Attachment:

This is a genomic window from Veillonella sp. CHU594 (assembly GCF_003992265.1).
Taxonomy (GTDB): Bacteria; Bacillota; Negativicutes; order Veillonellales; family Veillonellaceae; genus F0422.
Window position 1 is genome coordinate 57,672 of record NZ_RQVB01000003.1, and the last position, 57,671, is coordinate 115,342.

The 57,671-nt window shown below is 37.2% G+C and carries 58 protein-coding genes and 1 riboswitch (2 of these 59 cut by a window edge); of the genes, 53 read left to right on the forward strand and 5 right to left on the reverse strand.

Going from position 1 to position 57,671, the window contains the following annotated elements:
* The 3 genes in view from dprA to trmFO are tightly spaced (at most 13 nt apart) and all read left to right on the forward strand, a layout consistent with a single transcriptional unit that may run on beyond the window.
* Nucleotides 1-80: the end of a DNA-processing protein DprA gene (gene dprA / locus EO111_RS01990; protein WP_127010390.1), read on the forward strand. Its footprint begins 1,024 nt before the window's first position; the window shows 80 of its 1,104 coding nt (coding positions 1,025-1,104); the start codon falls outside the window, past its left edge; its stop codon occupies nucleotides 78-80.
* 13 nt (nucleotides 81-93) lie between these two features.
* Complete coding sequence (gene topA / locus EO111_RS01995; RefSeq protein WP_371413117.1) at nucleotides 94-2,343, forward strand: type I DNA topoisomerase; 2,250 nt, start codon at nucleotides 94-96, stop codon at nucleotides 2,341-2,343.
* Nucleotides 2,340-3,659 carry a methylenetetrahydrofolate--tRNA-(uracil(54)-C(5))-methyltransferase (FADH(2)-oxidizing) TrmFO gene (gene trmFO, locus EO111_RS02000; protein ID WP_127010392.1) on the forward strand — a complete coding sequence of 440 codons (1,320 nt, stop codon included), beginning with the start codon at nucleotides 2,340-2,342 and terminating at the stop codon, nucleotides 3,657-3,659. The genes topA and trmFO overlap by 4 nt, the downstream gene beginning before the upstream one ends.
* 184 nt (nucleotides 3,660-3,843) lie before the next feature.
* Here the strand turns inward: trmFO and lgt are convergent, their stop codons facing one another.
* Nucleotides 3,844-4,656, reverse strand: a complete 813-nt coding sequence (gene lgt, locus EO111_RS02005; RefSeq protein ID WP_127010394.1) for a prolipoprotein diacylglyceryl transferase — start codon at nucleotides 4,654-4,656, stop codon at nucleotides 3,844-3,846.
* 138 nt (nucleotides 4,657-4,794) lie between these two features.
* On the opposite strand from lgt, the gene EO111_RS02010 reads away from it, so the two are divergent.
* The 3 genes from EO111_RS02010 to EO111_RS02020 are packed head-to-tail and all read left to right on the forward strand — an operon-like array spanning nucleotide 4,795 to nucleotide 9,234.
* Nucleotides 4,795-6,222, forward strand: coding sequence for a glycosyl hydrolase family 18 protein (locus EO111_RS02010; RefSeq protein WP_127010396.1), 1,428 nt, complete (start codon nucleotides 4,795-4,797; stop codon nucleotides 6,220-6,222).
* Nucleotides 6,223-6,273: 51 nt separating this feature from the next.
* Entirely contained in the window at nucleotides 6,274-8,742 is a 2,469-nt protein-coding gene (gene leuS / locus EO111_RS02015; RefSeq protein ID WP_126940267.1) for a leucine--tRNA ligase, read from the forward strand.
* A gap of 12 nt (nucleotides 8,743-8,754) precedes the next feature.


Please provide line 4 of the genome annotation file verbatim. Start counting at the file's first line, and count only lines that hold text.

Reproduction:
The 57,671-nt window shown below is 37.2% G+C and carries 58 protein-coding genes and 1 riboswitch (2 of these 59 cut by a window edge); of the genes, 53 read left to right on the forward strand and 5 right to left on the reverse strand.